I hate being grumpy, but it’s been that kind of day, that sort of a week. My sense of humor left in self-defense long ago, and I want it back.
The whole world is going bonkers!
I know each of us stars in his or her own life movie, but right now, mine’s more “Dysfunction Junction” than “Singin’ in the Rain.”
How to cope? I could lock the doors, close the shades, pull the covers over my head, stick my thumb in my mouth and assume the fetal position.
Or I could throw a first-class, scream-and-yell, kick-my-heels temper tantrum.
At least I’d have my tantrum in the privacy of my own home. Many politicians are throwing theirs in public these days, for heaven’s sake, some of them in front of a gazillion TV watchers. What’s with that?
Lots of our elected representatives are acting like cranky toddlers who desperately need a spanking, a time out and a nap except nasty little brats who aren’t getting their way can’t put out of work many thousands of people, meanwhile endangering our democracy and life as we know it.
Crucial services are halted, services for which we’ve already paid! Our national parks, museums and forests are closed. Closed!
Compromise? What’s that? Bah, humbug.
The madness is everywhere. Humans are out of control. People out there can be cranky, angry, unpleasant or all three, at a meeting, on the phone, on the streets, in a store, in emails.
Wars and arguments so often have at their core bitter differences of religion or ethnicity. It’s politics gone mad.
And since when is it OK to kill somebody just because they disagree with you?
Innocent lives end suddenly, violently. People are being shot, killed in bunches or one at a time, for revenge, religion or no reason at all.
Kids are going hungry, crying on mean streets.
And there’s more: Boat crashes, airplane accidents, car pileups, trains colliding. There are fires, floods, blizzards, tornados, an almost-hurricane. All at the same time, on the same continent.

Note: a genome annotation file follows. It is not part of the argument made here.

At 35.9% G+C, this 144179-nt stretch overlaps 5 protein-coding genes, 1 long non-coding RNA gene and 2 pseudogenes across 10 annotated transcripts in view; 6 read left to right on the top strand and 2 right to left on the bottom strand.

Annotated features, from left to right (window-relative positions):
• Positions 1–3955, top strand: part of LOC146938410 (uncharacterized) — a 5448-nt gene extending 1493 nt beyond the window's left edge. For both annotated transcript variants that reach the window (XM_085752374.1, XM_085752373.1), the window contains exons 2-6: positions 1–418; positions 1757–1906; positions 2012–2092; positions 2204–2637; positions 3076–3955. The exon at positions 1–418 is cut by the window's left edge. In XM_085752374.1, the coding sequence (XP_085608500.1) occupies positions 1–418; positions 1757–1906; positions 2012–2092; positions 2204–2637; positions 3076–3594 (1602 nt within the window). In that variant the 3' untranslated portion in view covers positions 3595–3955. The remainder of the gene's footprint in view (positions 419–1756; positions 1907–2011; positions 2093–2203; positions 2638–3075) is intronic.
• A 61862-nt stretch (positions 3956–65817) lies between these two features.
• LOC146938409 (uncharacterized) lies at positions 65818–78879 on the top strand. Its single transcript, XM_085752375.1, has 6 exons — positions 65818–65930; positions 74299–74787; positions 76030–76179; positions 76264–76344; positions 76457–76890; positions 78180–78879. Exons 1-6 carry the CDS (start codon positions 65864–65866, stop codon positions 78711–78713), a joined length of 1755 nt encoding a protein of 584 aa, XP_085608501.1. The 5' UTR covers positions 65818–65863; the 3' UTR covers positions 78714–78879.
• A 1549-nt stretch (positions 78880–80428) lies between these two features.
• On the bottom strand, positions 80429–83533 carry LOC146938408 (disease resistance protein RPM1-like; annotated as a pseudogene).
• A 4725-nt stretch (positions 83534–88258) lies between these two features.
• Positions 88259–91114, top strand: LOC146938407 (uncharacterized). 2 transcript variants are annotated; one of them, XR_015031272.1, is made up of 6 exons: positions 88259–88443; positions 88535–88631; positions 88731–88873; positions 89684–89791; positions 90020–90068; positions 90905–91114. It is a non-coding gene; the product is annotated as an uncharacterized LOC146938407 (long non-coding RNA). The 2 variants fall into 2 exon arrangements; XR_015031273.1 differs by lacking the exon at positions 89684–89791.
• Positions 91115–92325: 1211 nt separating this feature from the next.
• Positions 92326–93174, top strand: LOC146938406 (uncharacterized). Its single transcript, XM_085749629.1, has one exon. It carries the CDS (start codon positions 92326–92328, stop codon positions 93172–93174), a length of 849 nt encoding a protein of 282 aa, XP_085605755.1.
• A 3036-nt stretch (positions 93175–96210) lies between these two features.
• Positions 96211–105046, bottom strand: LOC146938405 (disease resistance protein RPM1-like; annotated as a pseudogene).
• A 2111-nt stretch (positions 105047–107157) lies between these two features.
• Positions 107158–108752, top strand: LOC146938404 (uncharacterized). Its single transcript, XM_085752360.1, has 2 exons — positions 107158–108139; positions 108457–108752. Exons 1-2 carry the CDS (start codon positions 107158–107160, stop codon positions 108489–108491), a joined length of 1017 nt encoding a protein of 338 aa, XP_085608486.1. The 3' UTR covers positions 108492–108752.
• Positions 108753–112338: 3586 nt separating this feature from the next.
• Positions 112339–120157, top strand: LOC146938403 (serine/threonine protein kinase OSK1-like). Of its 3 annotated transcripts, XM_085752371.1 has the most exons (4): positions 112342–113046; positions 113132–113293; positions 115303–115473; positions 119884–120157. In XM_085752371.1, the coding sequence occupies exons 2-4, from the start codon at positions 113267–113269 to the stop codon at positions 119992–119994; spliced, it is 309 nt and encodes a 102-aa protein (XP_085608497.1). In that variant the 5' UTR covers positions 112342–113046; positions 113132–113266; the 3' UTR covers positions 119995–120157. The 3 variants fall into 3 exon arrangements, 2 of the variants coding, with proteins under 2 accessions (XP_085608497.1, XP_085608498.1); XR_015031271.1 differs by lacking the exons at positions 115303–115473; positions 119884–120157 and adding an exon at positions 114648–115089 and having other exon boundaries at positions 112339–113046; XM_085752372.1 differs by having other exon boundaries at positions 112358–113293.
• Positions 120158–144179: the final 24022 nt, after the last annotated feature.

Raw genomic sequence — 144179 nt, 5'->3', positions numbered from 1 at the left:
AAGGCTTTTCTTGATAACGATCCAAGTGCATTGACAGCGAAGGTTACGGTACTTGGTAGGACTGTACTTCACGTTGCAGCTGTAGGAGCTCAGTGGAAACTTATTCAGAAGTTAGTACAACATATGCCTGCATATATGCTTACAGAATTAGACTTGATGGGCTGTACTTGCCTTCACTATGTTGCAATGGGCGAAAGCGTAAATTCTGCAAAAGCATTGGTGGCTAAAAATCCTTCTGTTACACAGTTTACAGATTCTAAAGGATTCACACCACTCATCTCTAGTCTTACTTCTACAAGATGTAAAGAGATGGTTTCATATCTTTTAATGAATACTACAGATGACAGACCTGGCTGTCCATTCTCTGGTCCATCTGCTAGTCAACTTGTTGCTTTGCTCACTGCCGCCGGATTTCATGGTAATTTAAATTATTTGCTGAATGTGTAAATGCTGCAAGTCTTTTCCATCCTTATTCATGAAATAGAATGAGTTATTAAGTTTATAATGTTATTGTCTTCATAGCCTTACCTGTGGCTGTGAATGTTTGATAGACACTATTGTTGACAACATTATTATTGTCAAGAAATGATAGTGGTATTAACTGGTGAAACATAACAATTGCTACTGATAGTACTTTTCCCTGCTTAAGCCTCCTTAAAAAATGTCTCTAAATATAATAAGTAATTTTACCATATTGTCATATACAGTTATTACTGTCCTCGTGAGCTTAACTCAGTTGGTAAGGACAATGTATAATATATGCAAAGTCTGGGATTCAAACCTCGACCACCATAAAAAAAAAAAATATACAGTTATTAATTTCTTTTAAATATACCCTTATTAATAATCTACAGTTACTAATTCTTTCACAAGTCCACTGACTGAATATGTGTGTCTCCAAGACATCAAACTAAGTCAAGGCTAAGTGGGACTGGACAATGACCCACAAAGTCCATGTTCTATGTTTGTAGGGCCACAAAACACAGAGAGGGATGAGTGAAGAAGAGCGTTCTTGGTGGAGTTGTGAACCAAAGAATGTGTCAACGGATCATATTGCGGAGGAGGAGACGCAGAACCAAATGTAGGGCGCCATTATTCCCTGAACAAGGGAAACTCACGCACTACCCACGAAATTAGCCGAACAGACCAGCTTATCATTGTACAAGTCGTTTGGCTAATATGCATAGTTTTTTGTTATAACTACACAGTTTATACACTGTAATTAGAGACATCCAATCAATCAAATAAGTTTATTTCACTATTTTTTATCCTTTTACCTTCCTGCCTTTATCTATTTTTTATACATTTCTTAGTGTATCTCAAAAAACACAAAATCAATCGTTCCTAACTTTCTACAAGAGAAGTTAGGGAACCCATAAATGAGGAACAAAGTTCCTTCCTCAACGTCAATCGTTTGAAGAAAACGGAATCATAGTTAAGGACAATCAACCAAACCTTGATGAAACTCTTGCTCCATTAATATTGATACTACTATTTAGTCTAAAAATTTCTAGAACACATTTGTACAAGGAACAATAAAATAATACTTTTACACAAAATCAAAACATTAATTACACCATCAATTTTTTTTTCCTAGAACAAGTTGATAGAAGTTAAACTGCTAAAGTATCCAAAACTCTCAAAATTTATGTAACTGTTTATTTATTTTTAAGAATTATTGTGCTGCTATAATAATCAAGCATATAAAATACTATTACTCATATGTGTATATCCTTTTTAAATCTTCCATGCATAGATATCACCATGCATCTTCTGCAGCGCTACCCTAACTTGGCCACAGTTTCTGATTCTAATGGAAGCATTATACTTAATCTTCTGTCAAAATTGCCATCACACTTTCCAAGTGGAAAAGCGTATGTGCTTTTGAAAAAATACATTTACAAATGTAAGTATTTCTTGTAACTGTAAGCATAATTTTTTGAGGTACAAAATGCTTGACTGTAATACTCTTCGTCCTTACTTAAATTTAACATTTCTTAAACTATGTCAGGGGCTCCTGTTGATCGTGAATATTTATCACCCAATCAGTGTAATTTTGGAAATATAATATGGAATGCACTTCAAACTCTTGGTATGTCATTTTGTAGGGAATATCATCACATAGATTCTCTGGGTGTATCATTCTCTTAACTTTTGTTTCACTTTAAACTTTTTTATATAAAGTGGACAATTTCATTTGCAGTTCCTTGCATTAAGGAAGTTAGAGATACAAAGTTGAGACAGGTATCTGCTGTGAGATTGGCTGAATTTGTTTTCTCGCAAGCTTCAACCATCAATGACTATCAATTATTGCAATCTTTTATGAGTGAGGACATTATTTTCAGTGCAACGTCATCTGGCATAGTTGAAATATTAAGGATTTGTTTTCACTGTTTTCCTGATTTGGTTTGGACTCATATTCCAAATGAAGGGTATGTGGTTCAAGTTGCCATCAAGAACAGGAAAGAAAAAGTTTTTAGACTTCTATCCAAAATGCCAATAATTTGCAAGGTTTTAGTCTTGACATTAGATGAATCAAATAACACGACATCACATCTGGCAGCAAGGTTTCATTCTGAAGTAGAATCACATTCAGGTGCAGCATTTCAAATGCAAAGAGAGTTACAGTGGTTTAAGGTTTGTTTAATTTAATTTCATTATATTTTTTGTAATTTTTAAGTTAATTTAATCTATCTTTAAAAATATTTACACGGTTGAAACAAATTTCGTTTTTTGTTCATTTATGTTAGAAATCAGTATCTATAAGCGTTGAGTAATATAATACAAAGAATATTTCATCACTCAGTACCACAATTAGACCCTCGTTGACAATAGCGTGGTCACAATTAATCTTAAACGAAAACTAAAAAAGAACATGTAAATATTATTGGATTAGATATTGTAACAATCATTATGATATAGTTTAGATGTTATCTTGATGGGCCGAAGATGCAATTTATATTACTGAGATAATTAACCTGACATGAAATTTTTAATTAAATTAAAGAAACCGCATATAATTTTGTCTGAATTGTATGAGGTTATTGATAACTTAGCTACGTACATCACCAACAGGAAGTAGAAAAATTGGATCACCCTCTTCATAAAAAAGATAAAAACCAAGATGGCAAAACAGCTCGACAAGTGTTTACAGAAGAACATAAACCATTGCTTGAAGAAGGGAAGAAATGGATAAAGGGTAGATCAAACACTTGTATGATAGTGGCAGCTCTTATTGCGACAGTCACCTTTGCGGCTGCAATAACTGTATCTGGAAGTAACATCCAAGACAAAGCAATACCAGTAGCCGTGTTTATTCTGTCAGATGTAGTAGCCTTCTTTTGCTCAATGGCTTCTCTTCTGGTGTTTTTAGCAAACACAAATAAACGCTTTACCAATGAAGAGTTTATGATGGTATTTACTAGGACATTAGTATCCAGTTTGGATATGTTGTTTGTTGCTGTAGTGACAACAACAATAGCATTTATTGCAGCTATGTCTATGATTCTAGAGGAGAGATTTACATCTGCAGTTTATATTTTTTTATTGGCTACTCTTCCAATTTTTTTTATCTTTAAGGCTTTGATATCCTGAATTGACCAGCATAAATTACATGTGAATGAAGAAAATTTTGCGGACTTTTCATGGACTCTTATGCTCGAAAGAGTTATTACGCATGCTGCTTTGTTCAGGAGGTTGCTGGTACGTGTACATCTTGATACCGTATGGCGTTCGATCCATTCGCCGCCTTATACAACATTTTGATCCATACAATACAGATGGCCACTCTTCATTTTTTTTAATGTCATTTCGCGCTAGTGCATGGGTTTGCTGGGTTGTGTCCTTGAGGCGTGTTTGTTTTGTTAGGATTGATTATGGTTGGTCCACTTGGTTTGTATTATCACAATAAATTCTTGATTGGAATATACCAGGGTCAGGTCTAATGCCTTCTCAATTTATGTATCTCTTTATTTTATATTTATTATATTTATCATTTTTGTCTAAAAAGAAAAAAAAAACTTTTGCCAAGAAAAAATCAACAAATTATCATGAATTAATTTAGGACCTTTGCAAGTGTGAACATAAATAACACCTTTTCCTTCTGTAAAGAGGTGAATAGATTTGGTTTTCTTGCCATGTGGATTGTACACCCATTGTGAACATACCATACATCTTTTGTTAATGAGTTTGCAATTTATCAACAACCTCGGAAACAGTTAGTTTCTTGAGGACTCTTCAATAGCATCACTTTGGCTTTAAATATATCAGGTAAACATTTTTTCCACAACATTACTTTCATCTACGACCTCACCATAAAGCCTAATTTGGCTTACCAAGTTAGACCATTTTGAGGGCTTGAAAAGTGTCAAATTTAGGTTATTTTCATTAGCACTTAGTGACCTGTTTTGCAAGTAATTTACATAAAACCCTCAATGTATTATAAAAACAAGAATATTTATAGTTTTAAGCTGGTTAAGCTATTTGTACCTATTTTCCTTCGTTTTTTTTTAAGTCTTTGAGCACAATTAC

At home, our gardens are dying from lack of water, and if it doesn’t rain soon, we’ll all be in real trouble.
We have too much work and too little time to do it.
It’s not a good day. You can tell.
This little girl is stamping her foot, putting her hands on her hips and refusing to budge. I will not let the insanity turn me into one of “them,” the down-at-the-mouth, down-in-the-dumps, down-on-everybody-that-isn’t-me people.
I’m tired of being a modern-day, female version of Joe Btfsplk, the character in the old “Li'l Abner” cartoon, the guy who always had his own dark cloud overhead.
And the news? It’s my job. But for every idiot, politician or thief for every wacko person I have to cover, I promise I’ll also write about what’s good, what’s right, what’s wonderful about our town, our lives, our country.
Yeah! When, in a town of about 6,000 people, 775 of them buy a $10 dinner to help a sick young man and his family, something’s right in our world.
Heartwarming things happen here every day. Some get a lot of attention. Some sneak in under the radar. As we “pay it forward,” all those good deeds, big and little, make a huge difference.
No tantrums today, thanks. I’ll turn my back on dysfunction and go watch the elephant seals, the pelicans, the waves, the sunset. I’ll smell the roses and jasmine, the pine trees, eucalyptus and sea breeze.
I’ll call a friend. Reread a book that made me laugh. Watch an old musical. Make a date for tea. Go to a yard sale. Sing along with my iPod. Donate time to a good cause. Walk a mile. Make some jewelry, or sew. Dance on the deck, snooze in the hammock.
I’ll take a trip, even if it’s just downtown to look at scarecrows (there’s a grin for you).
Or maybe, just maybe, I can help to find a way to help put our Humpty Dumpty country back together again. There has to be a way. And if there is, we have to do it.
Got any ideas? If so, please share. Anything good is better than being grumpy.